It was not my primary objective in setting it up but once I have full information up on my http://cinemasofnz.info site, it might well help getting films like this around the country.

    Screen & Media Studies, U… • Since Oct 2007 • 2301 posts Report Reply

  • Rob Stowell,

    Is it travelling the independent/art house circuit? Will it screen in Wellington

    Hi Geoff-
    Reading cinemas in Wellington- current times. Rialto in Auckland; Hoyts in Chch- which seemed odd, but they are almost the only screen left.
    It'll probably get to Hamilton- unless it really fails to get bums on seats. 'Sposed to be in something like 50 cinemas! It will be a real shame if it doesn't do ok at the box-office.
    (I wonder if part of the problem is that a lot of people who've seen it talk about crying, and people think: nah, not today thanks. I dunno- I didn't cry, but I had seen a fair bit of it before. But I am a sook- who on occasion will shed a tear over a children's book :))

    Whakaraupo • Since Nov 2006 • 1532 posts Report Reply

  • Geoff Lealand,

    Thanks, Rob ... and I would like to add to Craig's praise of The Orator. Slow cinema tends to divide audiences; some fall asleep, other delight in the gradual unfolding of the plot. The Orator could not be made any other way.

    Screen & Media Studies, U… • Since Oct 2007 • 2301 posts Report Reply

  • Joe Wylie, in reply to Rob Stowell,

    I wonder if part of the problem is that a lot of people who’ve seen it talk about crying, and people think: nah, not today thanks.

    I wouldn't know about outside of Christchurch, but the mood abroad seems to be almost a stampede to forget. It's particularly evident in the callously dismissive attitudes towards the minority who've lost out badly to the quakes. Rather less so, but perhaps equally telling, in the sanitized and mesh-fenced CTV building site, where photos and other mementoes to those who died there are still renewed as they deteriorate in the weather.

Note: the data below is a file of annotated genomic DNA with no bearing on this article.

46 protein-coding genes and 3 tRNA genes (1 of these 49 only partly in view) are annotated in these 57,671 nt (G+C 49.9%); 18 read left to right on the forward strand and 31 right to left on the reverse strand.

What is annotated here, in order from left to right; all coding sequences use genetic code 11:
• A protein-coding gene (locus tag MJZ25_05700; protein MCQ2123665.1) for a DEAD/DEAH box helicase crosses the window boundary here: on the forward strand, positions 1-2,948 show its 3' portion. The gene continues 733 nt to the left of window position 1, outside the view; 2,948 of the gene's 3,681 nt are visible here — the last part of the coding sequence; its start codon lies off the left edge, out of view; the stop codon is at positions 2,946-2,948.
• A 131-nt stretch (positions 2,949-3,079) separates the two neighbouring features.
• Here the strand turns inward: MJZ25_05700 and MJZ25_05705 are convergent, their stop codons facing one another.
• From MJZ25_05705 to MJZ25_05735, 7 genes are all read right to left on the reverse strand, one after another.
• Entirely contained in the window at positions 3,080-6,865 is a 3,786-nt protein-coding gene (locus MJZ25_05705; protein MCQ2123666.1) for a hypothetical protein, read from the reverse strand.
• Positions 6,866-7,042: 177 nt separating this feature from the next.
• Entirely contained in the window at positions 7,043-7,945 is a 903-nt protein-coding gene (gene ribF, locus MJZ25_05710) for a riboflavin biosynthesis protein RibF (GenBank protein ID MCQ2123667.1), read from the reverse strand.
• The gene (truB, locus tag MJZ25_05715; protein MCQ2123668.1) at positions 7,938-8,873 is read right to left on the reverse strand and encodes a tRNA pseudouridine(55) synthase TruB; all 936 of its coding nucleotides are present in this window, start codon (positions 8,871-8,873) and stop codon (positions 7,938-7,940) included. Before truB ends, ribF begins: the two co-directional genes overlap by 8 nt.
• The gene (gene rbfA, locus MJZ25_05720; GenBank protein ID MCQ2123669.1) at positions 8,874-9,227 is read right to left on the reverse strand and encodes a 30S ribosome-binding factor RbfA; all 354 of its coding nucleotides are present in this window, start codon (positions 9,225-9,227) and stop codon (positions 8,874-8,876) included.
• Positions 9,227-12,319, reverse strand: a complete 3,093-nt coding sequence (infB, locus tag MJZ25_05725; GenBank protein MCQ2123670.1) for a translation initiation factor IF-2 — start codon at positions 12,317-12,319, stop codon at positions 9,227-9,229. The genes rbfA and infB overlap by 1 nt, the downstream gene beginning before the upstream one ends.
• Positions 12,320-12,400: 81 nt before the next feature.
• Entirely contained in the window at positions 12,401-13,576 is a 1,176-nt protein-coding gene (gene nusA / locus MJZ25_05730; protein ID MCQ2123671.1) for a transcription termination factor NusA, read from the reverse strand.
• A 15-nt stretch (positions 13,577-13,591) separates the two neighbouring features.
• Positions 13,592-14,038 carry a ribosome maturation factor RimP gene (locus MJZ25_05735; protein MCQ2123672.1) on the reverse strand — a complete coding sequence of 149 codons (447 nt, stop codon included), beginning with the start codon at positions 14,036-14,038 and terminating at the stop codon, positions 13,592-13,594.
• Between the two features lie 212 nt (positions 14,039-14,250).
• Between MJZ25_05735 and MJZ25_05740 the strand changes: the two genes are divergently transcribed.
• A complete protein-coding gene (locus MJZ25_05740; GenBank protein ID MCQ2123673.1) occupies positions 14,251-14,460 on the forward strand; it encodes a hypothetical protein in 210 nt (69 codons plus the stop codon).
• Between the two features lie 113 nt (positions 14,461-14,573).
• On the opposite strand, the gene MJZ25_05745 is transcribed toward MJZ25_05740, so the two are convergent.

Someone's even attached a framed corkboard to the fence, but there's no official provision or endorsement of the real need for ongoing grieving.

    flat earth • Since Jan 2007 • 3427 posts Report Reply

  • Stupid,

    I really wanna see that, so is it on general release? Thanks for the heads up Russell. I'm in Christchurch now till Saturday, would be cool to see it down here.

    Auckland • Since Jan 2007 • 44 posts Report Reply

  • Lucy Stewart, in reply to Joe Wylie,

    I wouldn’t know about outside of Christchurch, but the mood abroad seems to be almost a stampede to forget.

    One of the most teeth-gritting conversations I've had this year: with a scientist who does a lot of field research in Antarctica, flying through Christchurch. "Oh, you came here from Christchurch, how lovely, I've been there so many times, it's so English, all those lovely buildings...wasn't there some sort of earthquake or something?"

    I feel it is to my credit that what I said was "Yes, a very bad one," not all the things that came to mind.

    Amherst, MA • Since Nov 2006 • 2093 posts Report Reply

  • Sacha, in reply to Lucy Stewart,

    I can picture your hands on her shoulders, lovingly recreating the ground acceleration. Or maybe her neck (early Bart Simpson styles).

    Ak • Since May 2008 • 16599 posts Report Reply

  • Felix M,

    It seems to be on in quite a few theatres - care of good ol' 'Flicks':
    http://www.flicks.co.nz/movie/when-a-city-falls/

    Auckland • Since Nov 2011 • 2 posts Report Reply

  • Craig Ranapia,

    Folks, anyone looking for screenings of When A City Falls in your town, Flick.co.nz has a useful function on its page for the movie.

    North Shore, Auckland • Since Nov 2006 • 11902 posts Report Reply

  • Lucy Stewart, in reply to Sacha,

    I can picture your hands on her shoulders, lovingly recreating the ground acceleration. Or maybe her neck (early Bart Simpson styles).

    It was part of a wider range of WTFery, so I had time to moderate my reactions. (Probably only scientists will get this, but the best bit was "I don't like hiring postdocs who know more about their subject area than I do.")

    Amherst, MA • Since Nov 2006 • 2093 posts Report Reply

  • Sacha, in reply to Lucy Stewart,